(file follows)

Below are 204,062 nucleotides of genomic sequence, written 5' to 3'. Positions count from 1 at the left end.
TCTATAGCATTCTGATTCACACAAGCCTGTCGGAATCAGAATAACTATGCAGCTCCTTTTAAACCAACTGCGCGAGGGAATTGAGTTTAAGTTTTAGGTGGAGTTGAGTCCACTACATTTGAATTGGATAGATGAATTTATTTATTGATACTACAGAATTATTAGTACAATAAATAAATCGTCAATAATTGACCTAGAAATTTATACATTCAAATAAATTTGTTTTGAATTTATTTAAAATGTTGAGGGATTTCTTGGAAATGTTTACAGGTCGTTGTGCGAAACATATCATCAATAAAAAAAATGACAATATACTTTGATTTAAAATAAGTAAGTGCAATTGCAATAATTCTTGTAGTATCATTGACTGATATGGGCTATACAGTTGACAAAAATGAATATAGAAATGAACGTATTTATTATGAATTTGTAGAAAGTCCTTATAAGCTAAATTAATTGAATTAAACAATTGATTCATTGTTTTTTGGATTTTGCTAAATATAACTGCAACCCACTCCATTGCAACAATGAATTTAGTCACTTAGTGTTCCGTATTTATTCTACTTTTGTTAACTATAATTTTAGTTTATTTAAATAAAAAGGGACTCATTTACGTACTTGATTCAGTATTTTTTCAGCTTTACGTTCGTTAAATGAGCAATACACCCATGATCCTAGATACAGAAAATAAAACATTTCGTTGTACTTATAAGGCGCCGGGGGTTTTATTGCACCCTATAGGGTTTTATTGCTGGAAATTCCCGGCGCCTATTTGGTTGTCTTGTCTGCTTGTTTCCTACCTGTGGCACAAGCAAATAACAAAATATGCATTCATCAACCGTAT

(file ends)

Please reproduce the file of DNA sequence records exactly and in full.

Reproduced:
Below are 204,062 nucleotides of genomic sequence, written 5' to 3'. Positions count from 1 at the left end.
TCTATAGCATTCTGATTCACACAAGCCTGTCGGAATCAGAATAACTATGCAGCTCCTTTTAAACCAACTGCGCGAGGGAATTGAGTTTAAGTTTTAGGTGGAGTTGAGTCCACTACATTTGAATTGGATAGATGAATTTATTTATTGATACTACAGAATTATTAGTACAATAAATAAATCGTCAATAATTGACCTAGAAATTTATACATTCAAATAAATTTGTTTTGAATTTATTTAAAATGTTGAGGGATTTCTTGGAAATGTTTACAGGTCGTTGTGCGAAACATATCATCAATAAAAAAAATGACAATATACTTTGATTTAAAATAAGTAAGTGCAATTGCAATAATTCTTGTAGTATCATTGACTGATATGGGCTATACAGTTGACAAAAATGAATATAGAAATGAACGTATTTATTATGAATTTGTAGAAAGTCCTTATAAGCTAAATTAATTGAATTAAACAATTGATTCATTGTTTTTTGGATTTTGCTAAATATAACTGCAACCCACTCCATTGCAACAATGAATTTAGTCACTTAGTGTTCCGTATTTATTCTACTTTTGTTAACTATAATTTTAGTTTATTTAAATAAAAAGGGACTCATTTACGTACTTGATTCAGTATTTTTTCAGCTTTACGTTCGTTAAATGAGCAATACACCCATGATCCTAGATACAGAAAATAAAACATTTCGTTGTACTTATAAGGCGCCGGGGGTTTTATTGCACCCTATAGGGTTTTATTGCTGGAAATTCCCGGCGCCTATTTGGTTGTCTTGTCTGCTTGTTTCCTACCTGTGGCACAAGCAAATAACAAAATATGCATTCATCAACCGTAT